Oh, but it shows such a lack of ambition. And greed. Enormous greed. And a poverty of imagination.
No, not the BBC’s Wimbledon highlights show with Clare Balding. This is the response to the news that the Royal Academy is (once again) putting on a show with Monet in the title. Painting the Modern Garden: Monet to Matisse, which thunders into London next January, is apparently condescending to the public. And might make us vulnerable to something called “Monet fatigue”.
I don’t think so. Sixteen years ago, I interviewed Norman Rosenthal, the Academy’s famous former Exhibitions Secretary, before the opening of Monet in the 20th Century. This was a vast show around which hundreds of thousands of us indeed duly traipsed.
Strangely, Rosenthal refused to be photographed alongside a green fluffy frog, which had been produced (alongside lily pad notepads, pencils, badges, mugs etc) to market the exhibition. He was clearly embarrassed to do so, although he shouldn’t have been. That show, and all subsequent Monet exhibitions at the Academy, have been colossal successes, frogs and all. One was so popular that it ended up having all-nighters to satisfy the crowds.
This is because people love looking at Monet. In bringing us Monet again, the Academy is not risking “Monet fatigue”, if such a silly thing were to exist. It is simply revealing it knows what the public actually wants to go and see. Furthermore, the curators should be praised for finding another angle on the artist. Gardens? With Matisse? Bring it on.
Only cultural snobs would suggest people should wilfully ignore art they actually like, and instead be compelled to spend their cash on looking at work by someone they have never heard of, for fear of seeming stupid. Yesterday, a newspaper suggested that instead of being fiscally prudent and showing Monet, the unsubsidised Royal Academy (which relies almost wholly on ticket sales for income), ought to put on a show by William Daniell. No, me neither.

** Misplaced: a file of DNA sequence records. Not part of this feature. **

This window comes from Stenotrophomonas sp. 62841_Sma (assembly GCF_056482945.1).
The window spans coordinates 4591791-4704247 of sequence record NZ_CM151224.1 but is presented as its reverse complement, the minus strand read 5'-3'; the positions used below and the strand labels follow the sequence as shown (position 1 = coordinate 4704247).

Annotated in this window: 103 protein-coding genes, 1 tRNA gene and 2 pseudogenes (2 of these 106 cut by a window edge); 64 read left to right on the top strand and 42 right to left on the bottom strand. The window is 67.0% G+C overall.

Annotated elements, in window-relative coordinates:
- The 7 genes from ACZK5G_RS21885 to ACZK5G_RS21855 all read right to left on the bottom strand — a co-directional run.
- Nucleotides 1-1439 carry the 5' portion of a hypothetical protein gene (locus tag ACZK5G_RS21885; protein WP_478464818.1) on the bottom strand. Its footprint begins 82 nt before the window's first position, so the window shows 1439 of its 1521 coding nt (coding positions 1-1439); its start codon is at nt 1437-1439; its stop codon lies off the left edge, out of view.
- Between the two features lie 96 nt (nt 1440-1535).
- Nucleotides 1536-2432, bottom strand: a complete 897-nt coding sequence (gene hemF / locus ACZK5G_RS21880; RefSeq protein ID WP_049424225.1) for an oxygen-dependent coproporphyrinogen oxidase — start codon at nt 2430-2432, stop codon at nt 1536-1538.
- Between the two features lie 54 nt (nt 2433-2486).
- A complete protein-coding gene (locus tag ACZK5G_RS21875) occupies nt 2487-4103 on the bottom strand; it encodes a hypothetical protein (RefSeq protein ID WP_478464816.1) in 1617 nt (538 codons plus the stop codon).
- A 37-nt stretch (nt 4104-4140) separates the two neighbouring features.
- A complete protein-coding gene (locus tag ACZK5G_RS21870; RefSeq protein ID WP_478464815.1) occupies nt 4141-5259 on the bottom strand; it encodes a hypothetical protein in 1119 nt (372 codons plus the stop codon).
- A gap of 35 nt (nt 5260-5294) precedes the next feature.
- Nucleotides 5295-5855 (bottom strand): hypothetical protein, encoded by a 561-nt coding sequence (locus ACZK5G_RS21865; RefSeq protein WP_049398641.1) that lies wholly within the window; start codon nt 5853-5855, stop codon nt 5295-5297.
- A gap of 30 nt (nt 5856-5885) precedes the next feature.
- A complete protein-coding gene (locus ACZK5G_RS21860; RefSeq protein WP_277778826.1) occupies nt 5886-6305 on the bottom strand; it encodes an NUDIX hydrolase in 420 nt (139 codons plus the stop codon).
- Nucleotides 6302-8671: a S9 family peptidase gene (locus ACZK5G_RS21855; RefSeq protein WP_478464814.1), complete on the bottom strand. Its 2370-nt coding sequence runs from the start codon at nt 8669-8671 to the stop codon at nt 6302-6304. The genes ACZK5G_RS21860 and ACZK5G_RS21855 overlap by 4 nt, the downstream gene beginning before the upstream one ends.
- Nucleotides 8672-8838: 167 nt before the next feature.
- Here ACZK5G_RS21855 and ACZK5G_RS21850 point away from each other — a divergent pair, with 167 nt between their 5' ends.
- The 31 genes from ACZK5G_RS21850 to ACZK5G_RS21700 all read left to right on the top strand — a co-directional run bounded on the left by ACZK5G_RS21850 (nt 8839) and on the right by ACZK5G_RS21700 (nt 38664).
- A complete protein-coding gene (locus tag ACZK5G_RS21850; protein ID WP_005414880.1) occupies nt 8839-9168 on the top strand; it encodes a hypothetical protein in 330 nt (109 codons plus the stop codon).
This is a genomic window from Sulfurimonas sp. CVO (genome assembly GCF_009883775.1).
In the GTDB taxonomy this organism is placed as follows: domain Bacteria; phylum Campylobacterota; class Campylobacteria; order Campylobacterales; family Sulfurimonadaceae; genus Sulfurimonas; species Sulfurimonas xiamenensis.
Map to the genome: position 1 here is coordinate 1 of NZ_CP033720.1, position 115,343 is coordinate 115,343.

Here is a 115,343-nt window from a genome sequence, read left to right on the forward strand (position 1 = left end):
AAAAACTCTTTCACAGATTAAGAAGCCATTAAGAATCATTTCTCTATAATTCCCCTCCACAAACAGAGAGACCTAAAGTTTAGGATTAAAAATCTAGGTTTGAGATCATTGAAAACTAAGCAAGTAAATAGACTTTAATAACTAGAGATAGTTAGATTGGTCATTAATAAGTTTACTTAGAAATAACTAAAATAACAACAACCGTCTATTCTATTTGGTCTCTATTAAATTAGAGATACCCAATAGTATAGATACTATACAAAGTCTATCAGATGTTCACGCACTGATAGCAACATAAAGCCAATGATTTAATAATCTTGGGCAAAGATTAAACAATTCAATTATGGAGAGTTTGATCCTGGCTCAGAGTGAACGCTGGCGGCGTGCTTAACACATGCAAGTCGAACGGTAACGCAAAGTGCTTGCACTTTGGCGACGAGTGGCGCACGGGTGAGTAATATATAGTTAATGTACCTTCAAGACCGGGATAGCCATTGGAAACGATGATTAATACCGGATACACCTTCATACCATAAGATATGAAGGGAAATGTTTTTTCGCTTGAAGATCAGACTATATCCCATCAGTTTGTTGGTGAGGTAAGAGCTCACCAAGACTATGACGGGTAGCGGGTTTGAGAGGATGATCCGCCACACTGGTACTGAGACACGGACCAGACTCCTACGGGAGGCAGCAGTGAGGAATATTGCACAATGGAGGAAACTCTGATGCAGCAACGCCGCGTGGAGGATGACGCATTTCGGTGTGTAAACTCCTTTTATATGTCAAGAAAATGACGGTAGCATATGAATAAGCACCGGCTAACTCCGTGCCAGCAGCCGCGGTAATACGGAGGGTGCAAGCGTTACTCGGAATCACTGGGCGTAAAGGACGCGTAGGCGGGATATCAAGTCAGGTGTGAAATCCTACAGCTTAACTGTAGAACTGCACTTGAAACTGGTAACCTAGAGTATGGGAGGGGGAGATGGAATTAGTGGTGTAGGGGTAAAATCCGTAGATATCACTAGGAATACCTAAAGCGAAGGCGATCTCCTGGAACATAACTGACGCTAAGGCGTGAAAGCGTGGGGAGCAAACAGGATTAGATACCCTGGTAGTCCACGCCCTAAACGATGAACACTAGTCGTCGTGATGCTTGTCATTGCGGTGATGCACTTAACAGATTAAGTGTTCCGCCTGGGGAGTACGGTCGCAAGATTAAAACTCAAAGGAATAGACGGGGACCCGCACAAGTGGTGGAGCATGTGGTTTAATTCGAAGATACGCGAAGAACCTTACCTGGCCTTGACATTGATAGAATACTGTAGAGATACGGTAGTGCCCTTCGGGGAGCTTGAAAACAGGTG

It is not the Royal Academy’s job to instruct the public about what it ought to go and see. It has beautiful galleries and invites the world to come and see great art hanging in them. Claude Monet is incontestably a great artist. His canvases hang in all the key galleries of the world, and several bespoke ones. There is no such thing as “too much Monet”. To suggest to the distinguished art historian Tim Marlow, the Academy’s current Director of Programmes, that the sole motivation for his exhibition is ticket sales, is impertinence indeed.
Henri Matisse: The Cut-Outs
Henri Matisse: The Cut-Outs
1/10 Henri Matisse: The Cut-Outs
'Blue Nude (I)' 1952
Bildpunkt AG, Robert Bayer
2/10 Henri Matisse: The Cut-Outs
'The Horse, the Rider, and the Clown' 1943-4
3/10 Henri Matisse: The Cut-Outs
'Red Interior: Still Life on a Blue Table' 1947
4/10 Henri Matisse: The Cut-Outs
'The Snail' 1953
© Succession Henri Matisse / DACS 2012
5/10 Henri Matisse: The Cut-Outs
'The Fall of Icarus' 1947
6/10 Henri Matisse: The Cut-Outs
'Maquette for red chasuble' 1950-2
7/10 Henri Matisse: The Cut-Outs
8/10 Henri Matisse: The Cut-Outs
'Small Dancer on a Red Background' 1937-8
9/10 Henri Matisse: The Cut-Outs
'The Lagoon' (I) 1943
10/10 Henri Matisse: The Cut-Outs
'Large Composition with Masks' 1953
It would be like telling the LSO that it ought not to play Beethoven’s Ninth Symphony, because we can all hum it. Indeed, a few months ago I went to a concert by the Royal Philharmonic Orchestra at Hull’s City Hall. The main programme was straightforward. Beethoven’s Emperor piano concerto followed by his Fifth Symphony. Well-known, but also works which are challenging, complex, profound and moving. That is why they are popular. They are on Classic FM all the time because people love to hear them.
Introducing new work to the public is a key role for many arts institutions. But alongside that is the less fashionable, but no less critical, duty to present what is sometimes called “the basic repertoire”; in other words, the world’s playlist of Great Stuff. Not just once or twice in a lifetime, either, but regularly and in different ways, so we can build a relationship with it, and introduce our children to it, and greet it with familiarity and love.
This means that libraries should always stock David Copperfield, and opera companies regularly present The Marriage of Figaro, and theatres put on Hamlet and Waiting for Godot. The Open Air Theatre in Regents Park has been criticised for mounting A Midsummer’s Night’s Dream too many times. What complete nonsense. It is part of the world’s cultural DNA, as is the Mahabharata, or Eine Kleine Nachtmusik.
If these stalwarts leave the terrain of the arts world, they will not die; but they will mutate into something else. It should not be the role of banking adverts, lift music, clever slogans, or commerce to introduce us to Shakespeare, Bach, Picasso, Dvorak and the rest. Do we want to see Monet’s Water Lilies solely in the context of a mouse mat?
Monet fatigue? The proposition is mutually exclusive.
If I lived in Paris I would go and stand in front of Water Lilies in their permanent home at the Orangerie every week, for as (that dangerously popular poet) John Keats once stated, “A thing of beauty is a joy forever”.
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